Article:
What I Read This Week – 1/11/12


Well telling the same story twice from slightly different perspectives is one way to save time while scripting a crossover, I guess. Mark me up as disappointed because I was definitely expecting more insane burly-monster-on-burly-monster action.


This incarnation of Stormwatch is a little lacking in the transgressive quality that made the original Stormwatch fun, but it’s still a good read. Apollo and Midnighter are just so cute together. They even finish each other’s sentences! Admittedly that’s because Midnighter is such an advanced human being he can calculate peoples’ behavior, but still, I look forward to them again becoming comics’ cutest/most hyperviolent couple.


Every time I read this series I realize man, is it good! Definitely at the top of the fun scale. Cornell is sort of the best writer of fast-paced high camp team superhero books, which is an oddly specific niche but a niche I enjoy. Also it took me until THIS ISSUE to realize that Horsewoman is kind of a medieval Oracle, which everybody else apparently knew before the series even came out.


Batwoman’s always been a book where the art far outshines the writing. Not that the writing’s bad, it’s just, the art is completely transcendent and the story here is a little on the cliche side. Needs more of Kate Kane being a damaged person who isn’t good at human relationships, and less of angsty ghosts.


Somehow there’s two pulp/noir pastiche comics out this week. This one’s by far the best, dig that snappy dialogue and sassy gal reporter. I always did like Lobster Johnson though.


Okay, Journey Into Mystery is only the SECOND best Marvel book (for first see Daredevil), but it’s still excellent and continues to be so. Also it’s rather narration-heavy which seems unusual for a comic book these days but is something I wouldn’t mind seeing more of when it’s done well, after all, comics are both words and pictures and you can tilt the balance either way. This book features the old superhero trope of two characters meeting and fighting each other due to Misunderstandings which might actually be obligatory to the genre. I’m sure it makes superhero parties rather awkward at times.


Darwyn Cooke is of course the number one choice when it comes to retro stylings and he does a damn fine job here, but this issue never really pushes itself very much and just kind of reminded me of The Rocketeer only less pulpy. Rumor has it this series might not get to finish all 12 issues and that would be sad.


Continuing Dan Slott’s streak of writing stories that land solidly between “acceptable” and “pretty fun.” I do really enjoy the chemistry between Black Cat and Spider-Man, and it’s nice to see a superhero relationship that is neither a serious drama-filled long-term relationship nor trashy and sleazy, just nice, fun casual sex. Plus Daredevil is also here now. I’d love to see a book with all the witty acrobatic characters in one place, maybe those three plus Nightcrawler and Longshot, ideally with Marcos Martin to draw it.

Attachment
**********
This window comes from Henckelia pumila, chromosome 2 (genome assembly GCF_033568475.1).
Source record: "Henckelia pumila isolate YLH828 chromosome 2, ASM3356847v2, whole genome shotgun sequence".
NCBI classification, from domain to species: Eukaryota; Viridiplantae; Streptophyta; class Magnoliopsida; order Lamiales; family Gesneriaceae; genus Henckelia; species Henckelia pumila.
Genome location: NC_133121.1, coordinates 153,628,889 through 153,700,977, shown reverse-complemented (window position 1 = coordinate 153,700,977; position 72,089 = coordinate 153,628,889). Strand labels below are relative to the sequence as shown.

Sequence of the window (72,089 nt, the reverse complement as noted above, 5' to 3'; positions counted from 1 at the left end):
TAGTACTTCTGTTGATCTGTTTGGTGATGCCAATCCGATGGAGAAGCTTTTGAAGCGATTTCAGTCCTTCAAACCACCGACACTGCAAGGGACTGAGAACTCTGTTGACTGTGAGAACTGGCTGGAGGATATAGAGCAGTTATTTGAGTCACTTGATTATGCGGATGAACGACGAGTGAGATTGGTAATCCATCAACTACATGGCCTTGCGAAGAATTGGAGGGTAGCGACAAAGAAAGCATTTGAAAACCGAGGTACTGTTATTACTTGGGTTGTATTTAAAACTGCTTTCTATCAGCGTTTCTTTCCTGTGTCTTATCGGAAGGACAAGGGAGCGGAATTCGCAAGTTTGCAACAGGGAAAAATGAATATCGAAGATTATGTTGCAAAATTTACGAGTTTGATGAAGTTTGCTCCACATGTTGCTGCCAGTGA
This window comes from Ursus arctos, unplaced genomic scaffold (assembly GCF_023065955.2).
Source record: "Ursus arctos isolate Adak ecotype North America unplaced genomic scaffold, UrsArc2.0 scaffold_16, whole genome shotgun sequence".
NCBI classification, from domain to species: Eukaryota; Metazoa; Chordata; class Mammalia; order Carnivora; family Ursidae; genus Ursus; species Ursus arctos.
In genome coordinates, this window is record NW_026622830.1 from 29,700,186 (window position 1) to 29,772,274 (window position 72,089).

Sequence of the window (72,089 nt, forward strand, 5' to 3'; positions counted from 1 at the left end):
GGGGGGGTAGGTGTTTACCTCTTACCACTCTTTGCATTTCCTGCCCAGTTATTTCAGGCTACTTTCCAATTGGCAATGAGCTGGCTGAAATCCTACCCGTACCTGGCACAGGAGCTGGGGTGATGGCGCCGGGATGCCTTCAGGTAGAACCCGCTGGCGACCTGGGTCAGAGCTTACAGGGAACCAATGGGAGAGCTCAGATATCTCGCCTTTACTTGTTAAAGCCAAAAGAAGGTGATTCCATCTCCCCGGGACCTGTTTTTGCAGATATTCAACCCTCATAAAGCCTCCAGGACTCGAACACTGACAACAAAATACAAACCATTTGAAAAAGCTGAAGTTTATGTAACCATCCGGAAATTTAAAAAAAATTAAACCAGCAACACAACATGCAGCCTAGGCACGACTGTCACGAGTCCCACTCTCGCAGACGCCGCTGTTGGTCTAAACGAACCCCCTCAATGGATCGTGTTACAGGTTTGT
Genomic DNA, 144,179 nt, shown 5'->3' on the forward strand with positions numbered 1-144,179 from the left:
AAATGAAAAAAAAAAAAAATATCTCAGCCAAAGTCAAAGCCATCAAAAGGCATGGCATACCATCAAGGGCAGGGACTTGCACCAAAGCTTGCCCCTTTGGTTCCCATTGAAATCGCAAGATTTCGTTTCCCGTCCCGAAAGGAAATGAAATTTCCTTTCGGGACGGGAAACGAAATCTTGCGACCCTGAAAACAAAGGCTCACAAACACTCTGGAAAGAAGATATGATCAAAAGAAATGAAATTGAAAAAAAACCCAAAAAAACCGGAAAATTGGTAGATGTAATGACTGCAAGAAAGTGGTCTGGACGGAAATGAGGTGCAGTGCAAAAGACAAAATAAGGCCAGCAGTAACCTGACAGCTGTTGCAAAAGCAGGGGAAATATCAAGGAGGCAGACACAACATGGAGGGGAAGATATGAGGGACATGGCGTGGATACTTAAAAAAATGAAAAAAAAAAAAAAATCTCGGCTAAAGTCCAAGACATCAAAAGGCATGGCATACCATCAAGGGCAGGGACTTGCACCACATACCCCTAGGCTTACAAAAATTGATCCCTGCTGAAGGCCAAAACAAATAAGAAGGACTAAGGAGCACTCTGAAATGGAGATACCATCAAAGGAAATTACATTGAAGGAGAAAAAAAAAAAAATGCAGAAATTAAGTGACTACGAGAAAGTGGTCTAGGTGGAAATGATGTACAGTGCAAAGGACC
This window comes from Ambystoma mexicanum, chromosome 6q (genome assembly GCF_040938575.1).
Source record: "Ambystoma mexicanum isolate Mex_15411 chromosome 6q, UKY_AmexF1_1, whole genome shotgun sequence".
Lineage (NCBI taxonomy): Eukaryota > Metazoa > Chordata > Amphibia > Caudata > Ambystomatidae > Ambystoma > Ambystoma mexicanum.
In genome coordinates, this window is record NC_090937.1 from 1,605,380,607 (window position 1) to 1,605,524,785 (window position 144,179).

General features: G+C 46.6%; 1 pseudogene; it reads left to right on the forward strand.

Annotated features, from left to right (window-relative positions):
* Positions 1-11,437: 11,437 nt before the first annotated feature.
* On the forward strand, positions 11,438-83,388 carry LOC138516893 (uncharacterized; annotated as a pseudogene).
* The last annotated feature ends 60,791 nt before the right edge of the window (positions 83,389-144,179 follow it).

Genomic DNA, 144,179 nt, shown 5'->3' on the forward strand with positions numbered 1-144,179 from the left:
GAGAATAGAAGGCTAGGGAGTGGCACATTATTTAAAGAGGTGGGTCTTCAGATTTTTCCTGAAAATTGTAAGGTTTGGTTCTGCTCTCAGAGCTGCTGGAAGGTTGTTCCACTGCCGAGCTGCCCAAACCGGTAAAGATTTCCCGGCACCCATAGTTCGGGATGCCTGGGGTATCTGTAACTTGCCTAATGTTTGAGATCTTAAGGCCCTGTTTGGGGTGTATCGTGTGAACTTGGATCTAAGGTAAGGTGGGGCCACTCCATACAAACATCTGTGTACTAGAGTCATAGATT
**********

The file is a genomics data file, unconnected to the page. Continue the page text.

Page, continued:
This is kind of BPRD in the Marvel U, isn’t it? Except all the characters are really generic? Like the inimitable David Brothers points out Captain America isn’t really being very Captain America, but then, none of the characters are really anybody, they’re just disposable action figures. Probably Rick Remender will fix that when he comes on.


2 Comments on “What I Read This Week – 1/11/12”

  1. Alex says:

    For your information, having a supernatural villain is what makes Batwoman a non-cliche book. Did you even read it? The way she defeats the weeping woman, by forgiving herself and declaring that she has become a better person as a result of her struggles, is what makes her such an awesome character that the world needs to see more of.

    But, I could be wrong, maybe another stereotypical lesbian who is “damaged” is what comics need.

  2. phmrel says:

    Actually I find the supernatural part of Batwoman really compelling, the backstory with her evil twin sister is just a bit too over-the-top for me. And I think having her work out her inner troubles by having her fight an overtly symbolic monster is kind of cheap. I’d rather see her work through her issues by dealing with the people in her lives and by changing her own behavior instead of just going through a dream sequence and declaring that everything’s better now.

    I agree, I think she’s awesome, and I definitely don’t want to see her stay self-destructive and angsty forever, but I think she’s got an interesting redemptive arc in her that I’d rather not have wrapped up too soon.

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